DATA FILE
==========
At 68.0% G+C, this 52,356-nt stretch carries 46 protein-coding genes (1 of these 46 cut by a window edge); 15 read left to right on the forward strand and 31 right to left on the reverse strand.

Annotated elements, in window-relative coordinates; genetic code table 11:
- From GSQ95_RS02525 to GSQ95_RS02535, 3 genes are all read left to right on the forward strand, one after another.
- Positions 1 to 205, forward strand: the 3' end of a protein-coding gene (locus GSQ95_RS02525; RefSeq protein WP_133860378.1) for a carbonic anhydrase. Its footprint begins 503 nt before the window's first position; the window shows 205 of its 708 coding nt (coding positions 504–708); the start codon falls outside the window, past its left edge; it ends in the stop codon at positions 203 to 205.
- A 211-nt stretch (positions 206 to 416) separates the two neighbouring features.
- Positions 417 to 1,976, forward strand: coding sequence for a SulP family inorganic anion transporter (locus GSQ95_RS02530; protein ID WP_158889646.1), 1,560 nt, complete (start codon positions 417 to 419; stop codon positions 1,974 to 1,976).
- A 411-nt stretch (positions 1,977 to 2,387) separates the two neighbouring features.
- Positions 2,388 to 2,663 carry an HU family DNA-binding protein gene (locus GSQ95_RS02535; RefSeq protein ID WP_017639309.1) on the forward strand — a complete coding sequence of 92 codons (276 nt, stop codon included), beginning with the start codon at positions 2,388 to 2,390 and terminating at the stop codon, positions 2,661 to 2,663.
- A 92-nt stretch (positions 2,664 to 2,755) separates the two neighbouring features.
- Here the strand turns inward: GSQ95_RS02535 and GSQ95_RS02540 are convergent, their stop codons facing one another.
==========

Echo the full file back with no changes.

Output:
At 68.0% G+C, this 52,356-nt stretch carries 46 protein-coding genes (1 of these 46 cut by a window edge); 15 read left to right on the forward strand and 31 right to left on the reverse strand.

Annotated elements, in window-relative coordinates; genetic code table 11:
- From GSQ95_RS02525 to GSQ95_RS02535, 3 genes are all read left to right on the forward strand, one after another.
- Positions 1 to 205, forward strand: the 3' end of a protein-coding gene (locus GSQ95_RS02525; RefSeq protein WP_133860378.1) for a carbonic anhydrase. Its footprint begins 503 nt before the window's first position; the window shows 205 of its 708 coding nt (coding positions 504–708); the start codon falls outside the window, past its left edge; it ends in the stop codon at positions 203 to 205.
- A 211-nt stretch (positions 206 to 416) separates the two neighbouring features.
- Positions 417 to 1,976, forward strand: coding sequence for a SulP family inorganic anion transporter (locus GSQ95_RS02530; protein ID WP_158889646.1), 1,560 nt, complete (start codon positions 417 to 419; stop codon positions 1,974 to 1,976).
- A 411-nt stretch (positions 1,977 to 2,387) separates the two neighbouring features.
- Positions 2,388 to 2,663 carry an HU family DNA-binding protein gene (locus GSQ95_RS02535; RefSeq protein ID WP_017639309.1) on the forward strand — a complete coding sequence of 92 codons (276 nt, stop codon included), beginning with the start codon at positions 2,388 to 2,390 and terminating at the stop codon, positions 2,661 to 2,663.
- A 92-nt stretch (positions 2,664 to 2,755) separates the two neighbouring features.
- Here the strand turns inward: GSQ95_RS02535 and GSQ95_RS02540 are convergent, their stop codons facing one another.